Sunday, April 13, 2014

El Nino may spoil bull party

El Nino may spoil bull party
El Nino, which may affect India’s South-West Monsoon and result in drought, could derail the bull party in the equities market, analysts and brokers fear.
This week, the Austrlian Bureau of Meteorology said there was more than 70 per cent chance of the El Nino occurring, while the US Climate Prediction Center said there is 50 per cent chance of the phenomenon, resulting from rise in the sea surface temperature in the Pacific Ocean, setting in later this year.
Next week, the India Meteorological Department will come out with its projections of this year’s monsoon and chances of El Nino setting in.
May cause strategy change

Global investment banker and institutional securities firm Jefferies said El Nino is one of the extremely few extraneous events that could cause the new Government to change the focus away from investment-inducing, pro-economic growth policies.
“Overall, we are not too concerned about El Nino currently despite rising risks.
“While the situation should be monitored, there is no reason to reduce our positive bias on the market both ahead of and after the election, at least for the next three months,” it said.
In the worst case, the weather could become a substantial factor around the Budget time in mid-July, Jefferies said.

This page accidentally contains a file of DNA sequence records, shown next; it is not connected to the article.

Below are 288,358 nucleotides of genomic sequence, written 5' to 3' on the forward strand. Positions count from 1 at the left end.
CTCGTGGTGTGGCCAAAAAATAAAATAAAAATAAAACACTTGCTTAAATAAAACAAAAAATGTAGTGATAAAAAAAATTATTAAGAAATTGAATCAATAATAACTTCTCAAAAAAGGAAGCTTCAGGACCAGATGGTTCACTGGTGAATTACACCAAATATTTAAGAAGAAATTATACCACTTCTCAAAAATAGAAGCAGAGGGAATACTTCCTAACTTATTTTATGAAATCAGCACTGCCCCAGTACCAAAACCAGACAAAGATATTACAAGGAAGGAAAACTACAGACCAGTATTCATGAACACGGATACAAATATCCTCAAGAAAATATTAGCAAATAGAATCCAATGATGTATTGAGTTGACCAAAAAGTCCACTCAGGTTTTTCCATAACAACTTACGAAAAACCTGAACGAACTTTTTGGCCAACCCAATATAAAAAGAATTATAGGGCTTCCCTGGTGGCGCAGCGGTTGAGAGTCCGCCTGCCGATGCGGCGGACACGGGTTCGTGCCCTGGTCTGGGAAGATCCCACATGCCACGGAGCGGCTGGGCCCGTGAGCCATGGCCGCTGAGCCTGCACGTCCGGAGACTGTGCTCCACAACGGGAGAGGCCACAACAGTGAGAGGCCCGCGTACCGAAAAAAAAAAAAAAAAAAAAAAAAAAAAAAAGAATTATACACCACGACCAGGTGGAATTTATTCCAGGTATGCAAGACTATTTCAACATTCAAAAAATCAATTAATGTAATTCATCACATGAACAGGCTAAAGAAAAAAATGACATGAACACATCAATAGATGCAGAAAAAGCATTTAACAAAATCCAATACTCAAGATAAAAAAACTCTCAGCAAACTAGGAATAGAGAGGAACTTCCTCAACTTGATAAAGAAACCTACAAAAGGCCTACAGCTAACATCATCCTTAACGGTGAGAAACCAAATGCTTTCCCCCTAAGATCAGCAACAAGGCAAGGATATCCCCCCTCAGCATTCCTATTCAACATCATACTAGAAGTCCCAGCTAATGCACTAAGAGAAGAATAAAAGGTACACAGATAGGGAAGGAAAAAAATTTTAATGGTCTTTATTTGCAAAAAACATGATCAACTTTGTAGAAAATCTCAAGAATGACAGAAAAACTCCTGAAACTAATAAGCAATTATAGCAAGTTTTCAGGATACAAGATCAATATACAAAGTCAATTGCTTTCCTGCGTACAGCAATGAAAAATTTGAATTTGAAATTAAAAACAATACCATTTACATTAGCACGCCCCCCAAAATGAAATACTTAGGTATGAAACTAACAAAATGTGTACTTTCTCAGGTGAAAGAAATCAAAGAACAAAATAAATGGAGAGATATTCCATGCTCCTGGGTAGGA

According to Bank of America-Merrill Lynch, the real test for the investors will be impact of the three big ifs facing the country — the polls, the El Nino and the dollar.
BNP Paribas said El Nino-driven rainfall deficiency could enhance profitability of plantation companies but depress margins of home and personal care consumer companies.
Inflation, GDP concerns

Singapore-based brokerage DBS on Friday said inflation in India may jump to over 8.5 per cent and GDP growth may slip to 5 per cent in the current fiscal if the much-feared El Nino threat plays out this year.
Dipen Shah of Kotak Securities said: “We continue to maintain that, in the short term, markets will continue to be volatile at current levels with a positive bias. Focus will shift to growth, interest rates and valuations once the political event is out of the way.
“Valuations are above the long-term average and there is a possibility of sub-normal monsoons. These can act as headwinds for the markets in the medium term.”
Unaffected earlier

El Nino is likely to set in only after July, but there have been occasions when India had gone unaffected by the weather phenomenon.
Already, Australia and parts of South-East Asia are reeling under hot weather and prolonged dry period. On the other hand, central and north-western parts of India have received rains and hailstorm during February-March, resulting in better water storage level.
Currently, the level in the 85 major reservoirs is more than the average seen in the last 10 years.

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